This paper presents a saliency-based solution to boost trail detection. The proposed model builds on the empirical observation that trails are usually conspicuous structures in natural environments. This hypothesis is confirmed by the experimental results, where a strong positive correlation between trail location and visual saliency has been observed. These results are due in part to the proposed extensions to a well known visual saliency computational model. This paper goes further and shows that, with a proper analysis of the saliency information alone, the ambiguity regarding both trail's position and approximate skeleton is reduced to three hypotheses in 98% of the tested natural images. This analysis is performed by a set of agents inhabiting the saliency and feature specific intermediate maps. These agents' behaviours exploit implicit, top-down knowledge about the object being sought in an active way. With the proposed model, computationally demanding accurate trail detectors are able to focus their activity in a fraction of the input image, thus promoting robustness and real-time performance.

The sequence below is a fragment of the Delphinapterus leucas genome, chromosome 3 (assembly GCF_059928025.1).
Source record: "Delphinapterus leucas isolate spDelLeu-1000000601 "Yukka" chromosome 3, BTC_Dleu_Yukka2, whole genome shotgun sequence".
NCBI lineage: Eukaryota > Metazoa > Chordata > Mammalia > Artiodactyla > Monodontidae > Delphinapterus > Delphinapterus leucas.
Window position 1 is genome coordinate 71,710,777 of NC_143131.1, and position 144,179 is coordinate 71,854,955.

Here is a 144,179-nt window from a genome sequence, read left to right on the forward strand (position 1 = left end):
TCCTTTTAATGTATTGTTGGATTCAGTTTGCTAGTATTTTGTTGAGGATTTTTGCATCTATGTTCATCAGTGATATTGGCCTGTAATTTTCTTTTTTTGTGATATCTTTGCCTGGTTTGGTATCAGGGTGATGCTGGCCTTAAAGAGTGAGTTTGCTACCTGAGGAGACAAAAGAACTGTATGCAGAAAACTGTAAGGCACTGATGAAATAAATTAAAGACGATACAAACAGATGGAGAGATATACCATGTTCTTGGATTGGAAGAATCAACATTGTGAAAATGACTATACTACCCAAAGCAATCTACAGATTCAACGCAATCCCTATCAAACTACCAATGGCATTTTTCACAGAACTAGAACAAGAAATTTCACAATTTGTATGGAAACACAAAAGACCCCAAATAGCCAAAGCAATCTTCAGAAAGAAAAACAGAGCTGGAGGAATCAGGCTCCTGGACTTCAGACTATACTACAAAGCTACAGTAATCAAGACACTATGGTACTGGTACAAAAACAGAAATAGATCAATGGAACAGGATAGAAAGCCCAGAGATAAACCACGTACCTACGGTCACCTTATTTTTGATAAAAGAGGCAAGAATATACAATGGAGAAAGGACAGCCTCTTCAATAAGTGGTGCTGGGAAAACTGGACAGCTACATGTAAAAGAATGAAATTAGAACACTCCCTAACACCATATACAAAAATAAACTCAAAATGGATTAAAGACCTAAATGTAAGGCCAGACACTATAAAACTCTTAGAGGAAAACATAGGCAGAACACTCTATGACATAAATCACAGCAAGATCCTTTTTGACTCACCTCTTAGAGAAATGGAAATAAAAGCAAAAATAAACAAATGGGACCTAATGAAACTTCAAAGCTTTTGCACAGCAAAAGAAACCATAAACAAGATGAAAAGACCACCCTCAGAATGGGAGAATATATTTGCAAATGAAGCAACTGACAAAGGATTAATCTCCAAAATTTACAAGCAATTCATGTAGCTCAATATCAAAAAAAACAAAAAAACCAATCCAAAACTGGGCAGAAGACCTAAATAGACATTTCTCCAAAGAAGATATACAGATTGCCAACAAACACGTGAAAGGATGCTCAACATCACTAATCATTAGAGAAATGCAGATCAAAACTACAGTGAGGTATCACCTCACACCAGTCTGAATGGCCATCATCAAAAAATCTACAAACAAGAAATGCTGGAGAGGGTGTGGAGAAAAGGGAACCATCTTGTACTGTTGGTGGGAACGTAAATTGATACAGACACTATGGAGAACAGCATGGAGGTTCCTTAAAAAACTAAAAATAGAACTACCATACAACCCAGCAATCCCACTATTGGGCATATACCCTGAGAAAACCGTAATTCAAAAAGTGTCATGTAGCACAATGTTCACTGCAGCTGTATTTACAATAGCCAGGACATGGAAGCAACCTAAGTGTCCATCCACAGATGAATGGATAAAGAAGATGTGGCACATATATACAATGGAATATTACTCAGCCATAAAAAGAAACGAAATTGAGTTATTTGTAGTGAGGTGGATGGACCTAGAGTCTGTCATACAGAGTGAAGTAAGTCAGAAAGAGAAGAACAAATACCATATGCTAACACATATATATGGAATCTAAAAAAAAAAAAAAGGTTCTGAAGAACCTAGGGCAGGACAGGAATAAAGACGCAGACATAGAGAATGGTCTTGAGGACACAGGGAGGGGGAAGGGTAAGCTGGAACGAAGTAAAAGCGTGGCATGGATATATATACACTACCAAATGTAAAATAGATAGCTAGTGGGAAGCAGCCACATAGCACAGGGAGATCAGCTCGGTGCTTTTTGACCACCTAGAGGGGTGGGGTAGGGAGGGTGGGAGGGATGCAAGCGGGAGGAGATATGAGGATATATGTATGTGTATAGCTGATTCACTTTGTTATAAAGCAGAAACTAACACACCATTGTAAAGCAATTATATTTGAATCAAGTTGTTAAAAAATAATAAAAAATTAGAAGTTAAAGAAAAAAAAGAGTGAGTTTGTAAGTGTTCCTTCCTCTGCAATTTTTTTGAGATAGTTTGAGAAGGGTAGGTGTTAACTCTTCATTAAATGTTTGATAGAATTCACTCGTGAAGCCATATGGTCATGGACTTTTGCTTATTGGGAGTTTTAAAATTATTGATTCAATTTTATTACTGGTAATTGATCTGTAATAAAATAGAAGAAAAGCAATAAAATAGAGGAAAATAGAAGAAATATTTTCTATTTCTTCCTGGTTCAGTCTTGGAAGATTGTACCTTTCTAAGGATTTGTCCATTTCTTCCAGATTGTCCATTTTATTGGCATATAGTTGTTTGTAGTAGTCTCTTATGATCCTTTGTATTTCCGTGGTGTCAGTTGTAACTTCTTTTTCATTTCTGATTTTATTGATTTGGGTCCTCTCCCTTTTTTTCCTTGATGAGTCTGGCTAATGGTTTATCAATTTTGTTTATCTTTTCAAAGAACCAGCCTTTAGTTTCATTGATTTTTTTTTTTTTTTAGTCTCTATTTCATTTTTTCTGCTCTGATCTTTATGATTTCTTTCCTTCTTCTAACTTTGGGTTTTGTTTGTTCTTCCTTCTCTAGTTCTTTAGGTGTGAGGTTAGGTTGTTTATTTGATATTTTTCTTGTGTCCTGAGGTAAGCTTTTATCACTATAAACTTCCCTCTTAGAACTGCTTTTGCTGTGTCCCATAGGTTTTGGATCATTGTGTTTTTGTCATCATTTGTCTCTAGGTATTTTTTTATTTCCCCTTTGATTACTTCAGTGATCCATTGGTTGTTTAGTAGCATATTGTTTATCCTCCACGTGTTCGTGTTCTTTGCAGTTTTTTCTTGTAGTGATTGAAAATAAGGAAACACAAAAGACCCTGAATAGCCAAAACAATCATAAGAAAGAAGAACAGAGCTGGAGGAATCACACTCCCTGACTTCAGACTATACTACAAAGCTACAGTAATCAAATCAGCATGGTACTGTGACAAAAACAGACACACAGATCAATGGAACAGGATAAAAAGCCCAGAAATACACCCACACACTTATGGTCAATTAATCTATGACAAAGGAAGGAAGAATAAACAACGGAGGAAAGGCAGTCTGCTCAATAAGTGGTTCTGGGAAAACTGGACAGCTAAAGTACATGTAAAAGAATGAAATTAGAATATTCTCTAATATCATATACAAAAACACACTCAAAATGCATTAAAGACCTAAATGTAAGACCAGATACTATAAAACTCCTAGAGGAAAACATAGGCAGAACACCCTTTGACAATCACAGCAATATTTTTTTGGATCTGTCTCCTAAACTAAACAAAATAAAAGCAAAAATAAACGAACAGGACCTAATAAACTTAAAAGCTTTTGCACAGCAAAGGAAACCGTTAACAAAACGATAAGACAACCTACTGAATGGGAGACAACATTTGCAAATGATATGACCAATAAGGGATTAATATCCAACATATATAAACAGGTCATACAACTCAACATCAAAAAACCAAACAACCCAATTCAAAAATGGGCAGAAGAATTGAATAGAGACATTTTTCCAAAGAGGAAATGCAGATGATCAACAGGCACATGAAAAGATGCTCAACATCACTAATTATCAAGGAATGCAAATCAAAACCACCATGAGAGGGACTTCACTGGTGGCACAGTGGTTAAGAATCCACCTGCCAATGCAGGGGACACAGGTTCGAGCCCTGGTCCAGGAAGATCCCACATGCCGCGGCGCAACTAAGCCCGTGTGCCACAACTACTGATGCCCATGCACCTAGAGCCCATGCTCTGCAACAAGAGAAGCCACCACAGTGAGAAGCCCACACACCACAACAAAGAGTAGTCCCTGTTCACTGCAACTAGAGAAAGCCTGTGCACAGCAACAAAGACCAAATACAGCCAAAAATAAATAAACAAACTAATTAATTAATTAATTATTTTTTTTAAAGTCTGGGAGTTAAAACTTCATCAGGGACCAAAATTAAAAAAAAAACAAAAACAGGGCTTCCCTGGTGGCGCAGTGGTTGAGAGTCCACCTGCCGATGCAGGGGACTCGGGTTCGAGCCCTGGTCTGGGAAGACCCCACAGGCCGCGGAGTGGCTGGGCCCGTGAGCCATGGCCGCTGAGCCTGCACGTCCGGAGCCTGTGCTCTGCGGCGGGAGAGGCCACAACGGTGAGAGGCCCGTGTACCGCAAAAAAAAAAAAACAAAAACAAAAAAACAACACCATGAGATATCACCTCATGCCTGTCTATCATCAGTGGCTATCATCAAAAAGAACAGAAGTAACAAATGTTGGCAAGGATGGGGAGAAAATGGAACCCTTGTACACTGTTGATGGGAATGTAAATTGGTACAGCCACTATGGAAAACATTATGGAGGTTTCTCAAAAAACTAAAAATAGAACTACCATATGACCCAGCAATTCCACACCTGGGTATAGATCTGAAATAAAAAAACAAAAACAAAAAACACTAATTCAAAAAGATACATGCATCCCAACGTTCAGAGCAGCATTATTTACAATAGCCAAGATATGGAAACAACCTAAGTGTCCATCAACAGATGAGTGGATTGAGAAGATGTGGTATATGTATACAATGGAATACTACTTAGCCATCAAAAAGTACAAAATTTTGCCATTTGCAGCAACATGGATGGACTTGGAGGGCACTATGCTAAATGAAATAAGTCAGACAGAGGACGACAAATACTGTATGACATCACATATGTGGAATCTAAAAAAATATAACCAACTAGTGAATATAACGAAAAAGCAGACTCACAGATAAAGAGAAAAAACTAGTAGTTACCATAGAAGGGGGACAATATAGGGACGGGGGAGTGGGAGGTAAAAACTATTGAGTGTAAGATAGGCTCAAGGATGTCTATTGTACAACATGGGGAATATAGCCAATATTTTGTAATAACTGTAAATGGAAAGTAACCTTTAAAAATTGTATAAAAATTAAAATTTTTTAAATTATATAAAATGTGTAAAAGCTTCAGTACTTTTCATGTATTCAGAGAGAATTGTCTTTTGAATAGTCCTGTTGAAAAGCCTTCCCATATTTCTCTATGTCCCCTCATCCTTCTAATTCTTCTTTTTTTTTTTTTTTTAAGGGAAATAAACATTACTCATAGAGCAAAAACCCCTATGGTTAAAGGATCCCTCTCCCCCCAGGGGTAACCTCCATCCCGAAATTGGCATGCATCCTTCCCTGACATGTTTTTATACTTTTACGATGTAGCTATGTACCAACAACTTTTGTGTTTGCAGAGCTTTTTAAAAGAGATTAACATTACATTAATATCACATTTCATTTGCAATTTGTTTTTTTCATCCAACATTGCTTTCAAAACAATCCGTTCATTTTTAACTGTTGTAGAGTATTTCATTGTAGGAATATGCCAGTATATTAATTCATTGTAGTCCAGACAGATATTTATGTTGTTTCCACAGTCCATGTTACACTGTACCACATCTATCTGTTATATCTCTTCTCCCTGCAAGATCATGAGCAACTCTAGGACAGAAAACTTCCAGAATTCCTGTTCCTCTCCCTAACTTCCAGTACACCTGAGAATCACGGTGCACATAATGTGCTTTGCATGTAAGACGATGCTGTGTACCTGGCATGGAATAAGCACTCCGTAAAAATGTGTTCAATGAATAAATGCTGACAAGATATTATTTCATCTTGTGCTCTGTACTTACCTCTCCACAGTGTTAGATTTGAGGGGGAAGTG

|Title of host publication||IEEE Conference Proceedings|
|Publication status||Published - 1 Jan 2010|
|Event||2010 IEEE International Conference on Robotics and Automation (ICRA) - |
Duration: 1 Jan 2010 → …
|Conference||2010 IEEE International Conference on Robotics and Automation (ICRA)|
|Period||1/01/10 → …|